There's a lot riding on this session - the NHS, the troop surge, Iran, Copenhagen, financial regulation and the still ailing economy. It's a particularly important session for Cameron, who needs a strong performance to regain momentumk following a series of bad polls.
12:01: We're away with the Buthcer's Bill.
12:03: Labour MP Doug Naismith asks about the NHS cancer report. Brown points to independent regulators will mean that incompetent managers have no place to hide.
12:05: Here's Cameron - will the US troop surge mean that British troops can concentrate rather than extend their operations, a prelude to withdrawal no doubt. Brown doesn't answer the question directly, but says that the ANA are joining in.
12:07: Cameron responds by asking for clarfication about Obama's pledge to withdraw in 2011 and Brown's plan to begin withdrawal next year. Brown denies that he gave any such definite assurances, which to be fair is true. Advantage Brown.
12:08: Now Cameron moves onto firmer ground: the economy. Is the UK the only member of the G20 in recession? Brown repsonds masterfully: "No that isn't true... SPAIN is a member of the G20 and it is still in recession." Oh well that's cracked it, Spain isn't a member of the G20 - come on Cameron.
Now the 2 exchange blows about what they have and haven't done. Brown says that Cameron my sound like a modern PR man, but the voice is firmly in the 1930s. Cameron responds with: that must have sounded better in the bunker. Pretty raucous stuff and the backbenchers and the frontbenchers love it.
12:12: Has Brown got a credible route out of the budget nightmare we're stuck with. No.
12:13: At last, Cameron hits Brown where he should have done weeks ago. The only person who is committed to raising inheritance tax thresholds and has done so, is Brown. Brown has no answer besides a Prisoner of Zenda response that the Tory policy was dreamt up on the playing fields of Eton. Brown playing the class card more obviously this time.
12:15: Reese Witherspoon is in the House, campaigning against domestic violence. Brown praises the work of Renee Wetherspoon. Oh dear.
12:16: Nick Clegg's on his feet. Clegg praises Obama's plan, but wonders if a strategy that depends on President Karzai can work? It's this line again. Brown to be fair is on sparkling form, for a clunking fist, "I'm sure President Obama welcomes the leader of the Liberal Democrats' endorsement. Momentum is with him, no doubt.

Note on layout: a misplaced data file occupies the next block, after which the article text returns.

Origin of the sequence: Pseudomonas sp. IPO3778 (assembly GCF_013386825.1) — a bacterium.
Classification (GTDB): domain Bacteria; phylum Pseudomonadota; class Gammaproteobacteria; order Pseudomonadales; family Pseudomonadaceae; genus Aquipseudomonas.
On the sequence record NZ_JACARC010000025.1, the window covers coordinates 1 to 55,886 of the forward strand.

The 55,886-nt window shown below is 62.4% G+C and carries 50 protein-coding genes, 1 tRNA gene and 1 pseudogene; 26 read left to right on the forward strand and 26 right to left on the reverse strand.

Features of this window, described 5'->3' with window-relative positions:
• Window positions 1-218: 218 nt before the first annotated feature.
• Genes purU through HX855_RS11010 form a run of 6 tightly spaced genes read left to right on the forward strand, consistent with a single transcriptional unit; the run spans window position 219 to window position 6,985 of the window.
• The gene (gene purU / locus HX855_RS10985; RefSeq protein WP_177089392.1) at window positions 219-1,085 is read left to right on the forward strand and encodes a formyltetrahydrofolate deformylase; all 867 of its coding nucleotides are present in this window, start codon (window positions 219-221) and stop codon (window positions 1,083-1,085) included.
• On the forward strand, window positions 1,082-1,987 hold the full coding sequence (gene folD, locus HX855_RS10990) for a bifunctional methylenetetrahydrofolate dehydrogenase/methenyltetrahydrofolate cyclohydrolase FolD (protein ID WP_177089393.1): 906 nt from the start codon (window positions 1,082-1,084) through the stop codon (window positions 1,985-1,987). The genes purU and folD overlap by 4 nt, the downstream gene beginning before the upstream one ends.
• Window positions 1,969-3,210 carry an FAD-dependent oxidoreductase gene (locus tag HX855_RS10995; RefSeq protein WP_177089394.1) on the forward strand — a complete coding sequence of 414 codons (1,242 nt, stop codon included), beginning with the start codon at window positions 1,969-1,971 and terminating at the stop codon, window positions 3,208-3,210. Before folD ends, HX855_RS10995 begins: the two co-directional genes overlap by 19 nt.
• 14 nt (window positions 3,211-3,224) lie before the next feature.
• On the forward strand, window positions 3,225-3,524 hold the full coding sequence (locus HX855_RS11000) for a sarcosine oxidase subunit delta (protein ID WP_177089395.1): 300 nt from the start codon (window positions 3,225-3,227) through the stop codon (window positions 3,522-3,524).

12:18: Clegg's second question concerns local powers and local forces in Afghanistan, broadly the Dan Korski line. Brown says this is being considered.
12:20: Question to the effect why was the Lockerbie bomber released, more than 3 months has elapsed since his release. Decision of the Scottisk ya-di-ya-da-ya-da
12:22: Brown notes the Tories' doubts about AGW and hopes that he will receive cross party support at Copenhagen.
12:24: Brown says that the PBR will contain multiple clauses about funding a green future and funding for developing countries to do the same.
12:25: Tom Harris asks if MPs should pay tax in Britain. Yes, is Brown's reply. This session really could've gone better for Cameron.
12:26: Tory MP Greg Barker asks about Michel Barnier's appointment - how did the PM lose it for Britain? Brown denies that Britain will lose, despite Sarkozy's explicit comment that Britain will lose, saying that this is the advantage about being in the mainstream of the EU. Eh?
12:30: Tim Yeo asks a very peculiar question about the government's commitment to green taxes, he seems to advocate a rise on VAT on fuel specifically. Good God no. Brown deals with the question easily.
12:31: Sir Peter Tapsell asks the Prime Minister to resign. Brown thanks Tapsell for his advice, but regrettably chooses not to accept it.
VERDICT: Brown was almost garrolous and there is no doubt that momentum has shifted. This is particularly bizarre because Cameron is on top of the arguments and Brown has not enjoyed a bounce. The conclusion is that Cameron and the Tories are off colour, and Brown senses it. The word from within the bunker is that the boss is getting happier as an election draws near; he likes a fight. On the evidence of today's session that would seem true. A lot rests on Osborne's response to the PBR next week to reverse what has been a poor session for the Tories.